This Is Our Youth at The Garrick Theatre 2002
A tale of drugs, sex and money as lived by sad little rich kids in Manhattan, New York during the Reagan era is powerfully portrayed in this black comedy by Kenneth Lonergan. Sadly, the plot reads like a morality tale. Hard drugs kill, crime does not pay and despite all the iniquities of dysfunctional family life, there is still no place like home.
Dennis lives on his own, a drop out from college who relies upon his parents to provide him with the money to pay for his crummy one room apartment. He sees himself as a hard man, the street-wise kid who knows how to make a deal and who is merely biding his time before imposing his self-accessed talent upon the world. His friend Warren comes from a broken family, physically abused by his father and maladjusted. Add to their friendship $15,000 stolen dollars, a drug dealing scheme to raise money to replace what has been stolen, and plans on seducing the neurotic Jessica, and the stage is set for a series of worsening calamities, each one darker and more amusing than the last.
Colin Hanks (Dennis) depiction of self-satisfied contempt and misplaced self-confidence remains homogeneously constant throughout the play and his eternal rant towards Warren does not allow for any development of the relationship between them.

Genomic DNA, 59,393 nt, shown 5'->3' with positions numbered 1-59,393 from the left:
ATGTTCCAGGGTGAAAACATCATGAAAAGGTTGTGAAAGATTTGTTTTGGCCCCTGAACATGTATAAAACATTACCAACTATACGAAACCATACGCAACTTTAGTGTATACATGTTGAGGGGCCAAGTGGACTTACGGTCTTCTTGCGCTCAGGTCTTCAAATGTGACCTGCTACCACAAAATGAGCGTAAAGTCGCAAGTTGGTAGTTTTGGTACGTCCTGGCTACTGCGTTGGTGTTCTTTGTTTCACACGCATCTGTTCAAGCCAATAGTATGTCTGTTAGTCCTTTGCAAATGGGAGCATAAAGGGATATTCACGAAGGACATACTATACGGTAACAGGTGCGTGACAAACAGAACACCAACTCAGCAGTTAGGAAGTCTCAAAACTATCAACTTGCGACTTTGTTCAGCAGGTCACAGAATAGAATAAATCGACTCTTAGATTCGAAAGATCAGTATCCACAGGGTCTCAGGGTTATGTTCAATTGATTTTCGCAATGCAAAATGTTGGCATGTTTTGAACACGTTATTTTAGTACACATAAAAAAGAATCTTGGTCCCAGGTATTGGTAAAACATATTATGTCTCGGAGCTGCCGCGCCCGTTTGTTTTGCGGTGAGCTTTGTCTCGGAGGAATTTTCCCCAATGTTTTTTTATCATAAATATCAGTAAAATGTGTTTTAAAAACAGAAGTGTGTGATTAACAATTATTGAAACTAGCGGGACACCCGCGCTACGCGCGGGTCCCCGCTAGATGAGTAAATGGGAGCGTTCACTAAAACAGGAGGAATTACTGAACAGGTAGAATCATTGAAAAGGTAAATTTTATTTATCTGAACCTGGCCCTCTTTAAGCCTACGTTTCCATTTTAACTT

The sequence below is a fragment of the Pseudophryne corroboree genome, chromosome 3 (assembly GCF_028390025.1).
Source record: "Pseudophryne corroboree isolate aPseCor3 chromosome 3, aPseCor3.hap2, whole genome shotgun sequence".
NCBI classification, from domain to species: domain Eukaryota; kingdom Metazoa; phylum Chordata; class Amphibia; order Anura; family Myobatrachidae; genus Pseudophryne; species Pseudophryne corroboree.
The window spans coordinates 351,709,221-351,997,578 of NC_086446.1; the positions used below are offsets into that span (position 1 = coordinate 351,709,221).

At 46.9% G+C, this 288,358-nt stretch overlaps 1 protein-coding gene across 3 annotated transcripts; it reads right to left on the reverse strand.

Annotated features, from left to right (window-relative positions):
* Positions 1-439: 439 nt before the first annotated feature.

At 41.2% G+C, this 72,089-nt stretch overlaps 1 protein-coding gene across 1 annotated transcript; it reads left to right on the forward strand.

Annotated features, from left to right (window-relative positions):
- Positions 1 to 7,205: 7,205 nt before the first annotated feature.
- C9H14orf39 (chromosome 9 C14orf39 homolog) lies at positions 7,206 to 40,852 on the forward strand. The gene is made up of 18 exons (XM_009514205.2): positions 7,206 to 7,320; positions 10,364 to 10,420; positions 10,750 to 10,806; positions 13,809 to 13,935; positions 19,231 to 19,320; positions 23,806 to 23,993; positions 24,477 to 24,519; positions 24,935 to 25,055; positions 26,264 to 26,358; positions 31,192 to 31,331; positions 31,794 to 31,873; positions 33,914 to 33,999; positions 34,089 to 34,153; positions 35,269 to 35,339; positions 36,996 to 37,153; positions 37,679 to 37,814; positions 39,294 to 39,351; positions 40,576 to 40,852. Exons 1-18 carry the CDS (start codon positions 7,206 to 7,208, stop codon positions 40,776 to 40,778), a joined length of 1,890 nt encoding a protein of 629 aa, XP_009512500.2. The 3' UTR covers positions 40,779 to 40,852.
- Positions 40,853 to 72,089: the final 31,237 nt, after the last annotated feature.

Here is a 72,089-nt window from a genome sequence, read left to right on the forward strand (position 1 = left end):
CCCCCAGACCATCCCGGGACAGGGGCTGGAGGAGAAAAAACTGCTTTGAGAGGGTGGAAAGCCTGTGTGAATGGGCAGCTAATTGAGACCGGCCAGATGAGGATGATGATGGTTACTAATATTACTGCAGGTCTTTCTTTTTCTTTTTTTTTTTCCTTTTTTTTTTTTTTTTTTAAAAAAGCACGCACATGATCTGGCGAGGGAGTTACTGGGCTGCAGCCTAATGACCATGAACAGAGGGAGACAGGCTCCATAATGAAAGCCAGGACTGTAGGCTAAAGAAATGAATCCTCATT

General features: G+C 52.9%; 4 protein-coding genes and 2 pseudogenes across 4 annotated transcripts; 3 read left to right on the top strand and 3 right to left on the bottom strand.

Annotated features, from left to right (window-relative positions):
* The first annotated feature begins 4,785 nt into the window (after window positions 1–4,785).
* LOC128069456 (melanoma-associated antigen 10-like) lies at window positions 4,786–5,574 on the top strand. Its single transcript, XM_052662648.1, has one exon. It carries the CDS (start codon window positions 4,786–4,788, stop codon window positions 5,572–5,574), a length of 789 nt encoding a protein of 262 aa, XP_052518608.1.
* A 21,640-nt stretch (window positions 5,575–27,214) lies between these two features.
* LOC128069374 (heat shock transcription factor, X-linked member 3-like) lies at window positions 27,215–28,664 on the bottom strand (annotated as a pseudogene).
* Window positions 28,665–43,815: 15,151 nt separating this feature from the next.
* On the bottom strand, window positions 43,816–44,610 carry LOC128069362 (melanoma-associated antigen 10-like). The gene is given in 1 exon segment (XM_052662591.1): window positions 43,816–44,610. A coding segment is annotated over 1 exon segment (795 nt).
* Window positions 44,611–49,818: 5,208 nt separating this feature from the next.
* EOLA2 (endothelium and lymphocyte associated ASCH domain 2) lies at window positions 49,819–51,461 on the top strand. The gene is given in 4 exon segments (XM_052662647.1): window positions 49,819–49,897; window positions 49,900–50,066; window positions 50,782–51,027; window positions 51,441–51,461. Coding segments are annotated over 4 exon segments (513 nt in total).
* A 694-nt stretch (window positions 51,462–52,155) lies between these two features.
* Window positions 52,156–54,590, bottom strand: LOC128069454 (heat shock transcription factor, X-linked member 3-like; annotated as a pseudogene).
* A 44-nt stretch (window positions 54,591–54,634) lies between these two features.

Kieran Culkin is magical as Warren. He cowers in fear before Dennis’ explosive personality, and prances around the stage with agitated energy. He purrs with content after his evening with Jessica and falls into an abject state of despondency when he realises that his hero Dennis is a fallible and broken idol.
Alison Lohman makes the most of her role as the annoyingly self-obsessed immature Jessica.
It is the relationship between Warren and Jessica that comes to the fore in this production whilst, in comparison, the one between Warren and Dennis blends into the background. This is detrimental to the production as a whole since the character of Dennis is dominant to the plot. However, so mesmerising is Kieran Culkin that he is more than able to compensate for this mishap.
What other critics had to say.....
NICHOLAS DE JONGH for THE EVENING STANDARD says, "An ungainly, charmless Colin Hanks....Kieran Culkin..is the production's sad, funny, saving grace." BENEDICT NIGHTINGALE for THE TIMES says,"Wittily written play." DOMINIC CAVENDISH for THE DAILY TELEGRAPH says, "A well-written piece." MICHAEL COVENEY for THE DAILY MAIL says, "The production seems slower and less urgent than before."
External links to full reviews from newspapers